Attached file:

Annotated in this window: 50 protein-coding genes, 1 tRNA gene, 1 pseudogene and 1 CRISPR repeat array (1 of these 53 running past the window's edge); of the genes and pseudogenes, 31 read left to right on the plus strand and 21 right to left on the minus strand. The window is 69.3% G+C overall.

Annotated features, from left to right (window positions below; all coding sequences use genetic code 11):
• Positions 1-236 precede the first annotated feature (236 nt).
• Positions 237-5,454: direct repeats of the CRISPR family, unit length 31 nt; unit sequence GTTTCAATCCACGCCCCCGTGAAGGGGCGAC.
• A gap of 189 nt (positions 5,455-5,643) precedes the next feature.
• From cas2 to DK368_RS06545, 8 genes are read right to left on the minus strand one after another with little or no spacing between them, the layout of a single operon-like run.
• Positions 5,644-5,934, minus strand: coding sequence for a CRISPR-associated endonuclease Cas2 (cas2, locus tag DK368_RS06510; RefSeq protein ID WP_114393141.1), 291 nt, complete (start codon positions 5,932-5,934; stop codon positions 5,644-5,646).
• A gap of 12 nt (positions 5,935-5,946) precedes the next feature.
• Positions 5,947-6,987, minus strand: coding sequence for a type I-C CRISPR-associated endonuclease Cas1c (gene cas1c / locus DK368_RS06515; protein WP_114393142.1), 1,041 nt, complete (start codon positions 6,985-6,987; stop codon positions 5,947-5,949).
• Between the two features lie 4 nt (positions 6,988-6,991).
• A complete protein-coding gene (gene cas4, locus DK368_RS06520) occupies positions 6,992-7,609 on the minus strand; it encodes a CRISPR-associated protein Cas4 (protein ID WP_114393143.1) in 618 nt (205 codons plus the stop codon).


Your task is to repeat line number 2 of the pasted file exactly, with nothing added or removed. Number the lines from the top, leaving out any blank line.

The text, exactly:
Annotated features, from left to right (window positions below; all coding sequences use genetic code 11):